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July 13 2024


An archive of Star Trek News

The Neutral Zone

By Michelle Erica Green
Posted at September 28, 2007 - 8:48 PM GMT

See Also: 'The Neutral Zone' Episode Guide

Plot Summary: While awaiting Picard's return from an emergency meeting at Starfleet, the Enterprise finds an ancient Earth vessel floating derelict in space. Data requests permission to examine it and discovers three preserved human bodies, which he beams back to the Enterprise when Picard arrives and orders the ship away at once. The ship has been directed to go to the Neutral Zone to discover why two Federation outposts have gone silent, which may presage new hostilities with the Romulans. While Picard, Riker and Troi try to guess what the Romulans might be up to, Crusher revives the cryogenically frozen humans, cures the medical conditions that caused their deaths in the 20th century and asks Picard and Data what is to be done with them. One is a businessman anxious to check on his investments and return to his position of power; one is a homemaker who misses her family; one is a musician who destroyed his liver with drugs and alcohol and is interested in learning about the uppers and downers of the 24th century. As the three adjust, with the businessman discovering that he can no longer be a capitalist success, the homemaker realizing that her only remaining family are descendants and the musician realizing he has new audiences to explore, Picard makes contact with the Romulans and learns that they too have had outposts destroyed. The Starfleet and Romulan officers uneasily agree to a truce and promise to keep one another informed if they discover who is behind the attacks.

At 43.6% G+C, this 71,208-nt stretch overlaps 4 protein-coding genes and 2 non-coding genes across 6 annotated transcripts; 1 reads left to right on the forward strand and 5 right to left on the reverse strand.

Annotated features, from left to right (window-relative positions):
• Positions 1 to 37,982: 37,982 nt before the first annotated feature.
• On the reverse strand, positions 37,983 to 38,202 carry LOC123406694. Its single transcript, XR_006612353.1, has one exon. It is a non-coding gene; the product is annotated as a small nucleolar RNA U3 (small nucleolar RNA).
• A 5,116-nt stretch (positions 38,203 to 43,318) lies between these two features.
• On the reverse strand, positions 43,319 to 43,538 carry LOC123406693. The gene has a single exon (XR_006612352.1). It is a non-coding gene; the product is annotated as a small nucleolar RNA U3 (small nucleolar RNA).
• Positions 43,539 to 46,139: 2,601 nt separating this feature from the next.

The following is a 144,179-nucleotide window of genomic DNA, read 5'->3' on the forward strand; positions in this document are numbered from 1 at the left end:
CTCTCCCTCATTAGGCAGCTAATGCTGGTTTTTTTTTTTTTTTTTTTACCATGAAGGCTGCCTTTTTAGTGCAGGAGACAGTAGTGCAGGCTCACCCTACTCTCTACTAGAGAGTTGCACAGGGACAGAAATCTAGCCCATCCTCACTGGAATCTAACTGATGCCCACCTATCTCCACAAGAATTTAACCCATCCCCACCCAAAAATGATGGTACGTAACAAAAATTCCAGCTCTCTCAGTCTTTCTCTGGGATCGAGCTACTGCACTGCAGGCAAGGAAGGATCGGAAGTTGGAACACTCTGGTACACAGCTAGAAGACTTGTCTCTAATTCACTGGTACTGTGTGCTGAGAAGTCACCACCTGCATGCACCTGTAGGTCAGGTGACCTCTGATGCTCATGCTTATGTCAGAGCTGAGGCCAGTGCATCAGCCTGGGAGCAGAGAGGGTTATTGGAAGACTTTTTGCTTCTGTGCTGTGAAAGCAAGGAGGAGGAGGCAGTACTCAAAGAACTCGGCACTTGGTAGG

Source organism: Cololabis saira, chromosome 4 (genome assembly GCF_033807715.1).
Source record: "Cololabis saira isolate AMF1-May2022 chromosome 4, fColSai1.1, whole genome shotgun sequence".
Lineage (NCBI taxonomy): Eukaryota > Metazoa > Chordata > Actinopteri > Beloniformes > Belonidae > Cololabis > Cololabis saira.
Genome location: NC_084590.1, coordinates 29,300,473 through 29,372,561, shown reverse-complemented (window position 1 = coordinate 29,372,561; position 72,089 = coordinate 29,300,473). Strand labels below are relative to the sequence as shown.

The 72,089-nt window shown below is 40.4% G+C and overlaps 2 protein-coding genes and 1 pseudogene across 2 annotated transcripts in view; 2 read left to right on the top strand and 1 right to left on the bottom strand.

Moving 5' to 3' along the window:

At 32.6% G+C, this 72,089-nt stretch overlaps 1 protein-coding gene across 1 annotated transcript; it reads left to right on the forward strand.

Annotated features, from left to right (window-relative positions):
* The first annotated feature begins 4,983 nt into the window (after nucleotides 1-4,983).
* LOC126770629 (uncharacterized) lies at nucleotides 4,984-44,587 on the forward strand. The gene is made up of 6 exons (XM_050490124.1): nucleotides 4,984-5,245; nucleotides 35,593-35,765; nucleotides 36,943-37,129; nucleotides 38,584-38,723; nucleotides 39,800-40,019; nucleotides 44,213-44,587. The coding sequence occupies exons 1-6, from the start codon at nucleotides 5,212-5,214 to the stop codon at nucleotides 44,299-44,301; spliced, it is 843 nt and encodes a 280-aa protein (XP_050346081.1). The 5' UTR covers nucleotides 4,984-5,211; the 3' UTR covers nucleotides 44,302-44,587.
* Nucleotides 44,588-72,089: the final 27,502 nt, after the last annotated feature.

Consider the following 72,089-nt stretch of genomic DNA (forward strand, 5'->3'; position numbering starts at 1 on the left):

Analysis: Usually, when an episode has an A story and a B story, there is some small thread connecting them...a character, a theme, a problem, a message. "The Neutral Zone" has moderately engaging A and B stories but they have so little to do with one another that the episode is in some ways more frustrating than it might have been if it ditched either of the stories to do a better job with the other. This is the first season finale for The Next Generation and one has the impression that the writers decided they hadn't really sold the show the first season, so they decided to throw in the Romulans to tantalize viewers into coming back...but then they couldn't figure out what they wanted to do with the Romulans in the future, whether they wanted them as villains or potential allies against a bigger threat not yet developed, so the Romulans simply appeared and disappeared again like a cloaked ship. From this twenty-years-on perspective it's fun to see the Romulans because Marc Alaimo plays Commander Tebok - the first appearance of the man who will later play Gul Dukat, one of the greatest villains Star Trek has ever known - but otherwise the presence of Romulans at this juncture is mystifying at best and a waste at worst.